North Ayrshire Council has approved plans to investigate interest among its social housing tenants for the installation of solar PV on around 500 homes in an attempt to tackle fuel poverty and reduce carbon emissions in the region.
A report submitted to the local authority’s Cabinet on 17 January outlined the approach to the £2.3 million scheme, which would require a financial contribution from tenants on a voluntary basis to be combined with feed-in tariff payments so that the scheme can be cost neutral over 20 years.
This would be made through increased rent for those that agree to the installation of panels on their homes.
In return the tenant would be able to make a saving on their domestic electricity spend which over the 20 year period is projected to reach an average of £96 per annum.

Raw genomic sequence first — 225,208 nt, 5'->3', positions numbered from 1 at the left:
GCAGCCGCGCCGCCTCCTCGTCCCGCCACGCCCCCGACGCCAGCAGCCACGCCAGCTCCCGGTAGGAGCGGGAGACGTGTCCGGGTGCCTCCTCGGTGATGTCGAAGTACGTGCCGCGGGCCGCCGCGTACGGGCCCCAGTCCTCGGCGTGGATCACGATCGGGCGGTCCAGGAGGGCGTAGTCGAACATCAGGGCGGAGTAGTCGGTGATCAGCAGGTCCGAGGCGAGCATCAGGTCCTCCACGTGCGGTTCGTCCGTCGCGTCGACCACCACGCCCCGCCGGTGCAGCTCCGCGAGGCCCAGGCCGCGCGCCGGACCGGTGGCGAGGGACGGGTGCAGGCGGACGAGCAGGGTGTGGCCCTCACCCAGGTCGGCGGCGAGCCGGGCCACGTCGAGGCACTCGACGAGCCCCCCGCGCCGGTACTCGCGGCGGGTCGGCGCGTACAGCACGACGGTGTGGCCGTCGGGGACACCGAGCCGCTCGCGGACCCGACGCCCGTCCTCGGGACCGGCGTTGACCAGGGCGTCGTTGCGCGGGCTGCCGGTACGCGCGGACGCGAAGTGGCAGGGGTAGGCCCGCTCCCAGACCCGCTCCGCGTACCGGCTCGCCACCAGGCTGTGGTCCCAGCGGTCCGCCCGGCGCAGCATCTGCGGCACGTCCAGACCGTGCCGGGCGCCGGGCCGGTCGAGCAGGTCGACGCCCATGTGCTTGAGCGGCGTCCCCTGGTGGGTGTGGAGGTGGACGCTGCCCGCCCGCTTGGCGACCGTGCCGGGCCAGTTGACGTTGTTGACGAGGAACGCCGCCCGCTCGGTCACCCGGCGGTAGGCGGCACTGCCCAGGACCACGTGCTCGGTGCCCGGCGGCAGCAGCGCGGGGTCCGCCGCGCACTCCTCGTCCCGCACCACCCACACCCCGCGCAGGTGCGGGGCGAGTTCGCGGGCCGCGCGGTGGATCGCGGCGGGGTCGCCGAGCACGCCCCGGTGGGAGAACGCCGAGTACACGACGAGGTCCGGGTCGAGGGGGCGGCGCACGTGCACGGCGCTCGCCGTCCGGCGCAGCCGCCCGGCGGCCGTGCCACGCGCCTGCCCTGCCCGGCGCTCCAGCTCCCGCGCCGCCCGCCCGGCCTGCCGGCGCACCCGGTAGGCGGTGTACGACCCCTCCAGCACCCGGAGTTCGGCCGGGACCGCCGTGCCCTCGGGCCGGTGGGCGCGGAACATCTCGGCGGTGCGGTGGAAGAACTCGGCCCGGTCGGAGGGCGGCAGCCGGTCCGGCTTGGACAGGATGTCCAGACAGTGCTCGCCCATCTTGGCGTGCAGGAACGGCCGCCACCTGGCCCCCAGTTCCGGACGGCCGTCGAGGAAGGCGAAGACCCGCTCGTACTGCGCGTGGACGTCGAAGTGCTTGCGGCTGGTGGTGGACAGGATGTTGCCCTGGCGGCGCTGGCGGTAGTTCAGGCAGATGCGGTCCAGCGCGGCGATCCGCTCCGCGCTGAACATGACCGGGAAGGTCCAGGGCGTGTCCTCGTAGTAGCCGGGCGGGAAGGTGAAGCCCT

This strategy has been selected in response to the diminished returns available from the FiT since it was cut. However, the funds that are available from the FiT will be leveraged in to help pay for the scheme with an expected income of £1.6m over the life of the project.
Councillor Jim Montgomerie, cabinet member for place, said: “Far too many people across North Ayrshire are spending too big a percentage of their income on their fuel bills. We want to make warmth affordable for our tenants and this scheme will help us achieve that.
“Even in the first year we anticipate that each tenant will save approximately £40 on their energy bills rising to £175 by year twenty.”
The cabinet has now agreed to proceed with tenant engagement at 1,100 potential properties to obtain feedback on the proposed scheme and if successful, a procurement exercise will follow to appoint an installation contractor.
The selected company would perform pre-installation suitability surveys and undertake the installation of the systems. Utilisation of an existing procurement framework is expected to simplify this process, and eligible framework agreements have already been identified by the council.